A British technology company has devised an automated teller machine security system that relies on digital tape, producing recorded images that are far clearer than normal.
Neurodynamics Inc. has installed its product in 20 ATMs in England and is promoting it in the United States as a crime-fighting tool.
Neurodynamics bills its system as a low-cost alternative to standard analog tapes, offering sharper images, faster retrieval of video frames, and increased storage capacity.
"You can go back and say, at this date and this time, bring me up the photo," said Peter Riordan, president and chief executive officer of Neurodynamics' North American operation in Roseland, N.J. "You can interface with existing alarm systems."
The system, called Witness ATM, "is bringing security and surveillance into the digital age," Mr. Riordan said.
Though digital tapes have been around for some years, banks and other businesses primarily use photography and VHS tapes in their surveillance.
The main stumbling blocks for digital technology at ATMs have been the need for computer disk space to store the digital images and the inability of computers to retrieve desired images quickly, said Rob Evans, director for self-service systems industry marketing for NCR Corp.'s United States Group. NCR, the ATM manufacturer, is helping to distribute the Neurodynamics product. Mr. Evans said the features in Witness ATM have "been missing from a lot of digital camera solutions."
The Neurodynamics system uses a regular camera to record images at an ATM site; images are then compressed and recorded onto digital tape.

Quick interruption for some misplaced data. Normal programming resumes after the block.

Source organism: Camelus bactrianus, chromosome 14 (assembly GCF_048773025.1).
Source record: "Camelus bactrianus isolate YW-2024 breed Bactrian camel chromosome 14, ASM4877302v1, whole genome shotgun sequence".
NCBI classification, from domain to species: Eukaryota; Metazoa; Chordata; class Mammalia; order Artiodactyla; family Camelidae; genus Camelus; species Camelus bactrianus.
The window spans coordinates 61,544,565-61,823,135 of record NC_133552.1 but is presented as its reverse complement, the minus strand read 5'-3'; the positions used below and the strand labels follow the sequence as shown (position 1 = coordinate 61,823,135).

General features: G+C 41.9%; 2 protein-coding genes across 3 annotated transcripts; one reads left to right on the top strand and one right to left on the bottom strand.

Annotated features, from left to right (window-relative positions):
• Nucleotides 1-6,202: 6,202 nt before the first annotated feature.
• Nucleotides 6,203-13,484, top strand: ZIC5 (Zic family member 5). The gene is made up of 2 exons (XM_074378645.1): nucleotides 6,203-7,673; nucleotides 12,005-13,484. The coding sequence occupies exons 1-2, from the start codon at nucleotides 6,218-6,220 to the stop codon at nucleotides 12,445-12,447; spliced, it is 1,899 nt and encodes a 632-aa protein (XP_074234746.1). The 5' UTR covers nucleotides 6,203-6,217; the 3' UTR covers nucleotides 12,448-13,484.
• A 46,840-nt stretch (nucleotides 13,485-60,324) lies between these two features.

The company, headquartered in Cambridge, England, has installed Witness ATM at 20 sites for Abbey National PLC of London. Neurodynamics said it hopes to install the security system at other Abbey National locations. Mr. Riordan said the base price of the system was about $2,500 per ATM.
The Neurodynamics product comes to the United States at a time when ATM security has become a political football.
Sen. Alfonse M. D'Amato, R-N.Y., chairman of the Senate Banking Committee, has said he will introduce legislation calling for minimum security standards at ATMs, such as video cameras, adequate lighting, and safety mirrors.
Sen. D'Amato said he was motivated in part by a high-profile murder case in New York, in which the suspect forcibly withdrew money from the victim's ATM account. A videotape of the transaction was too fuzzy to be of much help to investigators.
Neurodynamics said the digital images will provide clearer pictures to solve crimes.
Scott D. Strug, vice president of marketing at NYCE Corp., Woodcliff Lake, N.J., said the poor quality of analog tape is often the result of "videotapes that have been used too many times."
"That's what causes the degradation of the images," he said.
Nevertheless, Mr. Strug said the digital technology is a good thing. "As an improvement on the actual physical recording, this seems to be a step in the right direction," he said. What may be even more useful is the storage capability and easy access to data that digital tapes provide.
"You would have almost instantaneous access to the data on the tape as opposed to searching through six hours of tape to find something," said Michael A. Strada, president of Electronic Commerce Strategies, an Atlanta consulting firm.